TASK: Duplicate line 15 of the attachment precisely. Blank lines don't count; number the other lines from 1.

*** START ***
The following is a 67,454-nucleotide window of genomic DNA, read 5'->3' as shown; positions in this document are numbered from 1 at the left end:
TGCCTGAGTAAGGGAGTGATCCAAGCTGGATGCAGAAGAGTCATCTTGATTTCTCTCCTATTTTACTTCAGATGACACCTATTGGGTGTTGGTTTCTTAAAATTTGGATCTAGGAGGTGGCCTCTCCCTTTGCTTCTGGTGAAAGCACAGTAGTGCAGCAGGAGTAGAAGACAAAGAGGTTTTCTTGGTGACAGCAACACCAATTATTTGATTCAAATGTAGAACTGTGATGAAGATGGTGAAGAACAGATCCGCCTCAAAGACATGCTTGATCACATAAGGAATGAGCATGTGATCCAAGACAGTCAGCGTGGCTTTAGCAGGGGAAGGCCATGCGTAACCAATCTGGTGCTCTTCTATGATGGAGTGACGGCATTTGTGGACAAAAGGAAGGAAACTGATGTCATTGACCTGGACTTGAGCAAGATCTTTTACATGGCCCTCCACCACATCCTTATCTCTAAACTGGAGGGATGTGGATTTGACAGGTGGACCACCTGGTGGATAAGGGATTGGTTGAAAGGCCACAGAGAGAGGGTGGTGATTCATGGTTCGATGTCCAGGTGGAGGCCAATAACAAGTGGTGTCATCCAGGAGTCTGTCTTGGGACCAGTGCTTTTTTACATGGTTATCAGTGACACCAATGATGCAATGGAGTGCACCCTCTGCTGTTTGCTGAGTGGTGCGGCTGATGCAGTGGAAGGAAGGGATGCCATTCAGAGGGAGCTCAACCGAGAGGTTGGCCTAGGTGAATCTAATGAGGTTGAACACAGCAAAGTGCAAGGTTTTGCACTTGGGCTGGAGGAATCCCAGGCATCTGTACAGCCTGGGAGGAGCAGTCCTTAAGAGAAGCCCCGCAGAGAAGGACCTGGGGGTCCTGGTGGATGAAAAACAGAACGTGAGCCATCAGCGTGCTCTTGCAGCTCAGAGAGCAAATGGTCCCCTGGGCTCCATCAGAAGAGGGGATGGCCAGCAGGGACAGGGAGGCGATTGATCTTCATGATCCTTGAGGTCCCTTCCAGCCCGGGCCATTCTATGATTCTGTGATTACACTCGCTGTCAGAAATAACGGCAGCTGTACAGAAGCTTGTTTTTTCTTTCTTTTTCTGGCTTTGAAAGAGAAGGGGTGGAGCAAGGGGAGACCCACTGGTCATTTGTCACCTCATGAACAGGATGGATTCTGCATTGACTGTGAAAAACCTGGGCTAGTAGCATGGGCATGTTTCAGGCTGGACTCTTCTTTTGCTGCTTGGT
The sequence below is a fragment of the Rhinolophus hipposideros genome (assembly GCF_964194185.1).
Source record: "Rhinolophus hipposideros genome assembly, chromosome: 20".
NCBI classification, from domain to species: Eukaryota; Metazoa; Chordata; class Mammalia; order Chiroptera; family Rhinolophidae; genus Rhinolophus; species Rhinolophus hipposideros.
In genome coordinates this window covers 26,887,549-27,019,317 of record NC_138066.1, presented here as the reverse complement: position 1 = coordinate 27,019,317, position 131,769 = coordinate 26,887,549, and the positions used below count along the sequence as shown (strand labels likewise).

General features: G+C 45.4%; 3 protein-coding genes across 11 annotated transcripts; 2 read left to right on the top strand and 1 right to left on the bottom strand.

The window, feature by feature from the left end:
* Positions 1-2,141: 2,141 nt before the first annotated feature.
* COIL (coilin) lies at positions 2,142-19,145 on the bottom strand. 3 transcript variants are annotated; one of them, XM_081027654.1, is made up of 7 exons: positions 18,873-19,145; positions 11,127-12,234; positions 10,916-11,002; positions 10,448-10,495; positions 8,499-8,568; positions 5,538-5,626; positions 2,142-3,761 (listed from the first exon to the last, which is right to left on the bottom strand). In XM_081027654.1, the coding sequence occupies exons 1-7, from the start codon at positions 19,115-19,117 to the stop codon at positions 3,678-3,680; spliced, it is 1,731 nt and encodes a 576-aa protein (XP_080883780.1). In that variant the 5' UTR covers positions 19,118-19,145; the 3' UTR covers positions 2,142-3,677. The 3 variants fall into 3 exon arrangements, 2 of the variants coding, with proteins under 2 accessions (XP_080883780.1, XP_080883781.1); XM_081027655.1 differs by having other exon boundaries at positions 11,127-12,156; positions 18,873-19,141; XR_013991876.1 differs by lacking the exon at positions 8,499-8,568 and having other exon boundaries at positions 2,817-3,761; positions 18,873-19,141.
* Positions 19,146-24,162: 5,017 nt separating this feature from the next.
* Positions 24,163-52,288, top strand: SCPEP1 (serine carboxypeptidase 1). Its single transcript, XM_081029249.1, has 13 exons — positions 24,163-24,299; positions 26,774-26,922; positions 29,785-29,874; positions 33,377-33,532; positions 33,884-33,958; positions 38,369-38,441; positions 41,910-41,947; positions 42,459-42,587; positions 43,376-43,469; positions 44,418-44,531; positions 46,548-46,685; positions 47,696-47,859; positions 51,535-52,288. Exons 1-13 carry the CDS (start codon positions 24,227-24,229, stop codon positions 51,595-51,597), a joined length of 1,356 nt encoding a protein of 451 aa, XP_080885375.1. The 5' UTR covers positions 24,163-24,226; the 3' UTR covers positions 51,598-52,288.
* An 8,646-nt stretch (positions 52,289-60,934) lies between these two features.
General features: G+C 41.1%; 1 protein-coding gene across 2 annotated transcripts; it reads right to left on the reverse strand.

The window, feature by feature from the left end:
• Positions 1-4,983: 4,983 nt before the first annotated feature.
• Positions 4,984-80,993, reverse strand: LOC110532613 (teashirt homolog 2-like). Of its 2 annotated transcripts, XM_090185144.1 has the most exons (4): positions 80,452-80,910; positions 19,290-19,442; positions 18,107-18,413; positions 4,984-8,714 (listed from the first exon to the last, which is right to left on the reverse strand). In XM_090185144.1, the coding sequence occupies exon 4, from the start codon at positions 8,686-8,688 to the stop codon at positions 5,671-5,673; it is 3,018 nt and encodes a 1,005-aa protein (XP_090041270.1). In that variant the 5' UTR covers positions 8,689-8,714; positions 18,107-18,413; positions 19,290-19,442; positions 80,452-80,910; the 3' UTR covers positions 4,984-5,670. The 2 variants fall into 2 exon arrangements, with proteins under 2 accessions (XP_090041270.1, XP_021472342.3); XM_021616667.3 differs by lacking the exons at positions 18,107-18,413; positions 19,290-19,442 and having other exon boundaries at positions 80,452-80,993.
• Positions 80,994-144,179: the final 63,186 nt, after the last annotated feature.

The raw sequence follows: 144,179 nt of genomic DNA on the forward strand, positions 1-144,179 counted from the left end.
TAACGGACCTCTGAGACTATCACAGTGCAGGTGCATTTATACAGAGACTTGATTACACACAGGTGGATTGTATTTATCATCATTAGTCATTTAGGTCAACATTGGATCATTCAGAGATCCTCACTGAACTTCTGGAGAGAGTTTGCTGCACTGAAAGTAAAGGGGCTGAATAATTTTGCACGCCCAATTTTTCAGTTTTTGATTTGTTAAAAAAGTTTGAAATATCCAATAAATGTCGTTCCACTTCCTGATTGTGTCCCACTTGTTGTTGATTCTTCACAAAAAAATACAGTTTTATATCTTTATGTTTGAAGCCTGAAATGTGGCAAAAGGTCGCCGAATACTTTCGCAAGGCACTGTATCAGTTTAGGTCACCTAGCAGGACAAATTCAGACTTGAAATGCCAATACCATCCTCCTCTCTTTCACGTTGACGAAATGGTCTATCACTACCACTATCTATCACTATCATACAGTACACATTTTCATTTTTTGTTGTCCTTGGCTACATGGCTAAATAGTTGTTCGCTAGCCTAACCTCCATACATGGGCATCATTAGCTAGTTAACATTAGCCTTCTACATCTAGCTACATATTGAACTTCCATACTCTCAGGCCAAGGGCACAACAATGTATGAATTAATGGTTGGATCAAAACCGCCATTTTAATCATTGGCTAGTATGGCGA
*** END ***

The window, feature by feature from the left end: